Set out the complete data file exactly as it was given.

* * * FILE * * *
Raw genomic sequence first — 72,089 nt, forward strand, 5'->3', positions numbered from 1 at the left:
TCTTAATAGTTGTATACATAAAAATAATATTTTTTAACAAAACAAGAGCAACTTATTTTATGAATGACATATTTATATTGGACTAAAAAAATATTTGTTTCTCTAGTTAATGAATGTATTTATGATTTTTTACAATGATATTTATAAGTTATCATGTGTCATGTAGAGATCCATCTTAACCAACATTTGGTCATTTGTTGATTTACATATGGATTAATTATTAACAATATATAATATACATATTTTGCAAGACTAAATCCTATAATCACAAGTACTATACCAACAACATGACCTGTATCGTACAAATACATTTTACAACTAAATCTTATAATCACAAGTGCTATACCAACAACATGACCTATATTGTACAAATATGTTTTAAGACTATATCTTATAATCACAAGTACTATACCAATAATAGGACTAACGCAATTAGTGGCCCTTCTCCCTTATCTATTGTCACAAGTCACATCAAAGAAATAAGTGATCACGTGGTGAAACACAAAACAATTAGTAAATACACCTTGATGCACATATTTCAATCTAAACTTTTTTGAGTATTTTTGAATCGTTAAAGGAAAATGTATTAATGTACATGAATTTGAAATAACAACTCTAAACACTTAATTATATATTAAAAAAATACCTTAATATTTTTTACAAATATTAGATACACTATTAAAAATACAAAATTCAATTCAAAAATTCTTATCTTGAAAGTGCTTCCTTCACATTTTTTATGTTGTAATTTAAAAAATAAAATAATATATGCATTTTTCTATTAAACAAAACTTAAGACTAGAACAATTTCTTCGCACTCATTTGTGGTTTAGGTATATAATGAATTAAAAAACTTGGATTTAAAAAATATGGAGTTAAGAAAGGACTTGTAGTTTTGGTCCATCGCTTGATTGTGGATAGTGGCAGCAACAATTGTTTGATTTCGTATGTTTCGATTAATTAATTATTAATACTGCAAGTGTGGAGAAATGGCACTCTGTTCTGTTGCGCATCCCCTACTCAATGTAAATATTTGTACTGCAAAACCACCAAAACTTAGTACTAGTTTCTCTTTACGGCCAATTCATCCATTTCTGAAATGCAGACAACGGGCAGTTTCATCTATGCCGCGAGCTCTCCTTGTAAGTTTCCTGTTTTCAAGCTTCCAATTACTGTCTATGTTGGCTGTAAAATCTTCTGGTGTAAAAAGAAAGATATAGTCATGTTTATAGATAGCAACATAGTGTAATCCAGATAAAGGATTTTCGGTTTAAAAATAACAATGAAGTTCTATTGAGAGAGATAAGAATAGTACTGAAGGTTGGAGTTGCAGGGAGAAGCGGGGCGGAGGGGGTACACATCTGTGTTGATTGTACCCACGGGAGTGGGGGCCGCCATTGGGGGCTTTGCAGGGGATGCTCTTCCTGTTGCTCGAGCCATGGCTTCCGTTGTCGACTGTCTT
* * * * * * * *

Raw genomic sequence first — 72,089 nt, forward strand, 5'->3', positions numbered from 1 at the left:
TCTTAATAGTTGTATACATAAAAATAATATTTTTTAACAAAACAAGAGCAACTTATTTTATGAATGACATATTTATATTGGACTAAAAAAATATTTGTTTCTCTAGTTAATGAATGTATTTATGATTTTTTACAATGATATTTATAAGTTATCATGTGTCATGTAGAGATCCATCTTAACCAACATTTGGTCATTTGTTGATTTACATATGGATTAATTATTAACAATATATAATATACATATTTTGCAAGACTAAATCCTATAATCACAAGTACTATACCAACAACATGACCTGTATCGTACAAATACATTTTACAACTAAATCTTATAATCACAAGTGCTATACCAACAACATGACCTATATTGTACAAATATGTTTTAAGACTATATCTTATAATCACAAGTACTATACCAATAATAGGACTAACGCAATTAGTGGCCCTTCTCCCTTATCTATTGTCACAAGTCACATCAAAGAAATAAGTGATCACGTGGTGAAACACAAAACAATTAGTAAATACACCTTGATGCACATATTTCAATCTAAACTTTTTTGAGTATTTTTGAATCGTTAAAGGAAAATGTATTAATGTACATGAATTTGAAATAACAACTCTAAACACTTAATTATATATTAAAAAAATACCTTAATATTTTTTACAAATATTAGATACACTATTAAAAATACAAAATTCAATTCAAAAATTCTTATCTTGAAAGTGCTTCCTTCACATTTTTTATGTTGTAATTTAAAAAATAAAATAATATATGCATTTTTCTATTAAACAAAACTTAAGACTAGAACAATTTCTTCGCACTCATTTGTGGTTTAGGTATATAATGAATTAAAAAACTTGGATTTAAAAAATATGGAGTTAAGAAAGGACTTGTAGTTTTGGTCCATCGCTTGATTGTGGATAGTGGCAGCAACAATTGTTTGATTTCGTATGTTTCGATTAATTAATTATTAATACTGCAAGTGTGGAGAAATGGCACTCTGTTCTGTTGCGCATCCCCTACTCAATGTAAATATTTGTACTGCAAAACCACCAAAACTTAGTACTAGTTTCTCTTTACGGCCAATTCATCCATTTCTGAAATGCAGACAACGGGCAGTTTCATCTATGCCGCGAGCTCTCCTTGTAAGTTTCCTGTTTTCAAGCTTCCAATTACTGTCTATGTTGGCTGTAAAATCTTCTGGTGTAAAAAGAAAGATATAGTCATGTTTATAGATAGCAACATAGTGTAATCCAGATAAAGGATTTTCGGTTTAAAAATAACAATGAAGTTCTATTGAGAGAGATAAGAATAGTACTGAAGGTTGGAGTTGCAGGGAGAAGCGGGGCGGAGGGGGTACACATCTGTGTTGATTGTACCCACGGGAGTGGGGGCCGCCATTGGGGGCTTTGCAGGGGATGCTCTTCCTGTTGCTCGAGCCATGGCTTCCGTTGTCGACTGTCTT